9/24/20

 

8900.1 CHG 725

VOLUME 2  AIR OPERATOR AND AIR AGENCY CERTIFICATION AND APPLICATION PROCESS

CHAPTER 9  CERTIFICATION OF A PART 141 PILOT SCHOOL

Section 2  Introduction to Part 141 Airworthiness Related Tasks

2-1101    GENERAL. Title 14 of the Code of Federal Regulations (14 CFR) part 141 prescribes rules governing the operation of pilot schools.

A.    Importance of Maintaining Training Aircraft. Training aircraft are subject to greater wear and deterioration because of frequent takeoffs and landings. This is particularly true in aircraft with retractable gear. Engines are also very vulnerable to overheating and rapid cooling damage under these conditions.

B.    Airworthiness Inspector’s Role in Part 141 Tasks.

1)    The Federal Aviation Administration (FAA) Airworthiness inspector will concentrate primarily on the continued airworthiness of the training aircraft. The inspector’s responsibilities will only be with the aircraft in certification and surveillance situations. Student records and other related matters are of little concern to the Airworthiness inspector.
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2)    Airworthiness inspectors may occasionally find themselves functioning as the certification project managers (CPM) on Certification Project Teams (CPT). Should this be the case, they should closely coordinate with Operations inspectors assigned to the team for those activities that are inherently operations oriented.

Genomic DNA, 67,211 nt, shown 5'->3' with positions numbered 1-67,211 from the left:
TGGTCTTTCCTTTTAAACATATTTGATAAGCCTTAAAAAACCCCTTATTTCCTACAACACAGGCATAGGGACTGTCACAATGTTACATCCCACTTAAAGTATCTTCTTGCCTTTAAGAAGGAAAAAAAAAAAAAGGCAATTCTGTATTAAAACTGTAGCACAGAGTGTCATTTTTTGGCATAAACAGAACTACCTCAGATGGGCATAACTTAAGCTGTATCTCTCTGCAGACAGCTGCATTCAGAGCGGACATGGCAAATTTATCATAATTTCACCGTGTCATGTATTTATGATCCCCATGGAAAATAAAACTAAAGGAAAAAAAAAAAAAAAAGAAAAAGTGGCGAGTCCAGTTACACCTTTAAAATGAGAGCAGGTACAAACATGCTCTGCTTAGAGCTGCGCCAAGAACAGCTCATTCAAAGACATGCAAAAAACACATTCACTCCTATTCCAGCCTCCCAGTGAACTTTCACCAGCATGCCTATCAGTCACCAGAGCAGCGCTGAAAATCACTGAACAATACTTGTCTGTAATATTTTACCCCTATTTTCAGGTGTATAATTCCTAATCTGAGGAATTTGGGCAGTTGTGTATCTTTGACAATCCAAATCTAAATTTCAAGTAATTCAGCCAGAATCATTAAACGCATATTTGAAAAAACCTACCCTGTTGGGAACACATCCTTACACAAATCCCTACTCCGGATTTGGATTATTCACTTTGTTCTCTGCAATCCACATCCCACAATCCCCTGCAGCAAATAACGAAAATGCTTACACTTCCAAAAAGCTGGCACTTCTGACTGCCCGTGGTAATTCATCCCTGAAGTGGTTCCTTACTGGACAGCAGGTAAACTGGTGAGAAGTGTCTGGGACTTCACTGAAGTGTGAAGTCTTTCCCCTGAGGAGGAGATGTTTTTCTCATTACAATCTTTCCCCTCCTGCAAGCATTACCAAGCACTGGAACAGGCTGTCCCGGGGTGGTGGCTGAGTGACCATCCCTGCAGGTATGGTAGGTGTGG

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3)    Principal inspectors (PI) will use Safety Assurance System (SAS) policy, procedures, and automation to do the following:

    Perform oversight of certificate holders,

    Plan and document surveillance activities, and

    Perform risk management.

2-1102    INSTRUMENT TRAINING. Some certificated schools use aircraft for instrument flight training. The equipment installed for radio navigation and instrument training must comply with the requirements set forth in 14 CFR part 91.

RESERVED. Paragraphs 2-1103 through 2-1120.